P.5.e. Students know charged particles are sources of electric fields and are subject to the forces of the electric fields from other charges.
P.5.f. Students know magnetic materials and electric currents (moving electric charges) are sources of magnetic fields and are subject to forces arising from the magnetic fields of other sources.
P.5.g. Students know how to determine the direction of a magnetic field produced by a current flowing in a straight wire or in a coil.
P.5.h. Students know changing magnetic fields produce electric fields, thereby inducing currents in nearby conductors.
P.5.j. Students know electric and magnetic fields contain energy and act as vector force fields.
P.5.k. Students know the force on a charged particle in an electric field is qE, where E is the electric field at the position of the particle and q is the charge of the particle.
P.5.l. Students know how to calculate the electric field resulting from a point charge.
P.5.m. Students know static electric fields have as their source some arrangement of electric charges.
P.5.n. Students know the magnitude of the force on a moving particle (with charge q) in a magnetic field is qvB sin(a), where a is the angle between v and B (v and B are the magnitudes of vectors v and B, respectively), and students use the right-hand rule to find the direction of this force.
P.5.o. Students know how to apply the concepts of electrical and gravitational potential energy to solve problems involving conservation of energy.
Waves P.4. Waves have characteristic properties that do not depend on the type of wave. As a basis for understanding this concept: P.4.a. Students know waves carry energy from one place to another.
P.4.b. Students know how to identify transverse and longitudinal waves in mechanical media, such as springs and ropes, and on the earth (seismic waves).
P.4.c. Students know how to solve problems involving wavelength, frequency, and wave speed.
P.4.d. Students know sound is a longitudinal wave whose speed depends on the properties of the medium in which it propagates.
P.4.e. Students know radio waves, light, and X-rays are different wavelength bands in the spectrum of electromagnetic waves whose speed in a vacuum is approximately 3 x 108m/s (186,000 miles/second). Quiz, Flash Cards, Worksheet, Game Light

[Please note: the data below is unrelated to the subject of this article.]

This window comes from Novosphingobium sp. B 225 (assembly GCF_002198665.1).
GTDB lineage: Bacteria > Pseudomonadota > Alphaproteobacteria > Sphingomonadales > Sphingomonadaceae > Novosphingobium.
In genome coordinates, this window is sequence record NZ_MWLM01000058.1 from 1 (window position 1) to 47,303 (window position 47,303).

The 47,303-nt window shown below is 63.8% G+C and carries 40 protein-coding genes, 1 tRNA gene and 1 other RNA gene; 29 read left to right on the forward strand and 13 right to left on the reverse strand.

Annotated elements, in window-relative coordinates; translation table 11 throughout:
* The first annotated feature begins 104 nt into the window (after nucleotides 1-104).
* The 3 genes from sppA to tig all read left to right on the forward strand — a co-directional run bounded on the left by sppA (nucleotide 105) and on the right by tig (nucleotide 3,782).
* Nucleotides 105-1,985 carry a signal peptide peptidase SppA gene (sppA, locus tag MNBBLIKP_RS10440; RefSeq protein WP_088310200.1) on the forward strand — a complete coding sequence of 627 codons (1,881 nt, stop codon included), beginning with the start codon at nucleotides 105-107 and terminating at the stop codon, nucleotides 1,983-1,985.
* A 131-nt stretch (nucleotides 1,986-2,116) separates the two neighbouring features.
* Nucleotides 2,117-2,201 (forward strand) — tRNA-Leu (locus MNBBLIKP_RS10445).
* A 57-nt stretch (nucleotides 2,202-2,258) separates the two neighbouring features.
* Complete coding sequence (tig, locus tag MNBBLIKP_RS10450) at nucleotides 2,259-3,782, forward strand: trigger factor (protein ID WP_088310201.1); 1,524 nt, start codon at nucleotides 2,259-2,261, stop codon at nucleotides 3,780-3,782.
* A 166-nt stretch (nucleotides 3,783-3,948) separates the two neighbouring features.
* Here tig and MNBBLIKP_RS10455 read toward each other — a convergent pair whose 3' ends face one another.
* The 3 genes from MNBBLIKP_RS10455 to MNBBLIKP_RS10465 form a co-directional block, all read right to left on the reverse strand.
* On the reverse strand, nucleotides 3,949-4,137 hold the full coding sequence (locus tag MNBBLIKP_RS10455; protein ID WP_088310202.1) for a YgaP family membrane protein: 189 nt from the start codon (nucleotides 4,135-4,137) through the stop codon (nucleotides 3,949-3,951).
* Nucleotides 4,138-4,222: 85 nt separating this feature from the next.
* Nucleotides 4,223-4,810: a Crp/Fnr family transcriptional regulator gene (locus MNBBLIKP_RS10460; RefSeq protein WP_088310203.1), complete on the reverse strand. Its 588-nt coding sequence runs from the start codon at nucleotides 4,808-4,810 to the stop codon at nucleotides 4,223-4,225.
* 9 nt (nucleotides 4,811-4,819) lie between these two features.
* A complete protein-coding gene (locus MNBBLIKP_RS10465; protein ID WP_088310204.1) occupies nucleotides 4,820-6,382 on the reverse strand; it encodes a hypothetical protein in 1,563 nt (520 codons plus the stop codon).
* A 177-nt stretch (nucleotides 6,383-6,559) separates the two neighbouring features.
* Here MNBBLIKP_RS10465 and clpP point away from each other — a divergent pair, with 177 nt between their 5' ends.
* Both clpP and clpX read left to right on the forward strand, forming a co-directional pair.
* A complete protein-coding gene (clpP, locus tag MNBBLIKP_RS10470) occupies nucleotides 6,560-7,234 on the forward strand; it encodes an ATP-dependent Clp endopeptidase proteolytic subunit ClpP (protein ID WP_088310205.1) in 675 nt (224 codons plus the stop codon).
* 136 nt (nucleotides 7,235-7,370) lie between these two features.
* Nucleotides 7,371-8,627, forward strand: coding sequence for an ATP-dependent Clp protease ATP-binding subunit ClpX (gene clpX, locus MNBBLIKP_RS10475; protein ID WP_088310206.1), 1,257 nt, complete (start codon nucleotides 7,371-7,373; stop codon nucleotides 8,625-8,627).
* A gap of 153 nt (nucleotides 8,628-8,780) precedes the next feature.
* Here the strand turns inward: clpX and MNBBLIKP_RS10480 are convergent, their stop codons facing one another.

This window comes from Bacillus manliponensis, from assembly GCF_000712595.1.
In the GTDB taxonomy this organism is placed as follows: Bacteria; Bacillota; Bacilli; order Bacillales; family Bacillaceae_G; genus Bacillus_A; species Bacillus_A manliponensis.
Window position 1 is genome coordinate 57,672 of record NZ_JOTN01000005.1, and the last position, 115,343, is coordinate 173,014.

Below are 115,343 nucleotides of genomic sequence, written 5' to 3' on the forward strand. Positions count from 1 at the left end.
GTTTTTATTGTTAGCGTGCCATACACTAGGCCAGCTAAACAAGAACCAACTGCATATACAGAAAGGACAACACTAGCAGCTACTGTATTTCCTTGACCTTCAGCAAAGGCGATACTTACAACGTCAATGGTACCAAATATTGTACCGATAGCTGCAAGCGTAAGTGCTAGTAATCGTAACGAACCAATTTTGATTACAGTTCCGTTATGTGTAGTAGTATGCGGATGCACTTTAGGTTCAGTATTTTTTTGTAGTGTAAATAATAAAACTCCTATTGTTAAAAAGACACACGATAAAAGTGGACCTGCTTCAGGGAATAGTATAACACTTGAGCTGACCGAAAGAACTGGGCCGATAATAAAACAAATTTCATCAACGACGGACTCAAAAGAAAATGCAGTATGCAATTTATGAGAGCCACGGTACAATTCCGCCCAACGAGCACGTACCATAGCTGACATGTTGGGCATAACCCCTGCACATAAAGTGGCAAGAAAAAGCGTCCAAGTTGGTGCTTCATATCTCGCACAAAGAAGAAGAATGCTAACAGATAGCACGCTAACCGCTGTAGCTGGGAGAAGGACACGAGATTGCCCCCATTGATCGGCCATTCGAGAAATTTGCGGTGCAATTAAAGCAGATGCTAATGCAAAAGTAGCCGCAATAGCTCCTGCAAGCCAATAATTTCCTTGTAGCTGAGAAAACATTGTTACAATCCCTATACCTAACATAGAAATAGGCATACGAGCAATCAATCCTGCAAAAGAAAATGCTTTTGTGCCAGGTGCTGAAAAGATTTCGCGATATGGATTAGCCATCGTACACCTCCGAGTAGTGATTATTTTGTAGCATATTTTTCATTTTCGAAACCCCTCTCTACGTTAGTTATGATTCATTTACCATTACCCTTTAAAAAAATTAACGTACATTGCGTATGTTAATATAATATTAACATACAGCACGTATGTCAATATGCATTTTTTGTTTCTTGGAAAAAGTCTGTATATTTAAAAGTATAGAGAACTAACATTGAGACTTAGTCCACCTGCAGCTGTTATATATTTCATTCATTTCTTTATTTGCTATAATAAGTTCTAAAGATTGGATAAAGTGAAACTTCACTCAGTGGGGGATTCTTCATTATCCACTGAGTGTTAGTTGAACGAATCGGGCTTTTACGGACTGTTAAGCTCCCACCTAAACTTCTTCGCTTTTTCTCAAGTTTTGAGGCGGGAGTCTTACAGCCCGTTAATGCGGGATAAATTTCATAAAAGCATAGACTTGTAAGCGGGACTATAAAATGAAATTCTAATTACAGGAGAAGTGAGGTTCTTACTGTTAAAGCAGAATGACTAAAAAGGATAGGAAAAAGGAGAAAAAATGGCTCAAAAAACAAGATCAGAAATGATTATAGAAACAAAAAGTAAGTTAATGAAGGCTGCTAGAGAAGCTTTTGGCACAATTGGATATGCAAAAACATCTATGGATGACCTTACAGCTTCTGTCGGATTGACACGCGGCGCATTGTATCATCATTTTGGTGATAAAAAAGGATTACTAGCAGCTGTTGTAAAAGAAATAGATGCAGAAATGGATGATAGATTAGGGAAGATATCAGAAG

P.4.f. Students know how to identify the characteristic properties of waves: interference (beats), diffraction, refraction, Doppler effect, and polarization. Quiz, Flash Cards, Worksheet, Game Sound
Heat and Thermodynamics P.3. Energy cannot be created or destroyed, although in many processes energy is transferred to the environment as heat. As a basis for understanding this concept: P.3.a. Students know heat flow and work are two forms of energy transfer between systems.
P.3.c. Students know the internal energy of an object includes the energy of random motion of the object's atoms and molecules, often referred to as thermal energy. The greater the temperature of the object, the greater the energy of motion of the atoms and molecules that make up the object.
P.3.d. Students know that most processes tend to decrease the order of a system over time and that energy levels are eventually distributed uniformly.
P.3.e. Students know that entropy is a quantity that measures the order or disorder of a system and that this quantity is larger for a more disordered system.
P.3.f. Students know the statement 'Entropy tends to increase' is a law of statistical probability that governs all closed systems (second law of thermodynamics).
P.3.g. Students know how to solve problems involving heat flow, work, and efficiency in a heat engine and know that all real engines lose some heat to their surroundings.
Conservation of Energy and Momentum P.2. The laws of conservation of energy and momentum provide a way to predict and describe the movement of objects. As a basis for understanding this concept: P.2.a. Students know how to calculate kinetic energy by using the formula: energy equals one half mass times velocity squared. Quiz, Flash Cards, Worksheet, Game Heat
P.2.c. Students know how to solve problems involving conservation of energy in simple systems, such as falling objects.
P.2.d. Students know how to calculate momentum as the product mv.
P.2.e. Students know momentum is a separately conserved quantity different from energy.
P.2.f. Students know an unbalanced force on an object produces a change in its momentum.
P.2.g. Students know how to solve problems involving elastic and inelastic collisions in one dimension by using the principles of conservation of momentum and energy.
P.2.h. Students know how to solve problems involving conservation of energy in simple systems with various sources of potential energy, such as capacitors and springs.
Motion and Forces P.1. Newton's laws predict the motion of most objects. As a basis for understanding this concept: P.1.a. Students know how to solve problems that involve constant speed and average speed.
P.1.b. Students know that when forces are balanced, no acceleration occurs; thus an object continues to move at a constant speed or stays at rest (Newton's first law).
P.1.c. Students know how to apply the law F = ma to solve one-dimensional motion problems that involve constant forces (Newton's second law).
P.1.f. Students know applying a force to an object perpendicular to the direction of its motion causes the object to change direction but not speed (e.g., Earth's gravitational force causes a satellite in a circular orbit to change direction but not speed).
P.1.g. Students know circular motion requires the application of a constant force directed toward the center of the circle.
P.1.h. Students know Newton's laws are not exact but provide very good approximations unless an object is moving close to the speed of light or is small enough that quantum effects are important.
P.1.k. Students know how to solve two-dimensional problems involving balanced forces (statics).
P.1.l. Students know how to solve problems in circular motion by using the formula for centripetal acceleration in the following form: acceleration equals velocity squared divided by radius.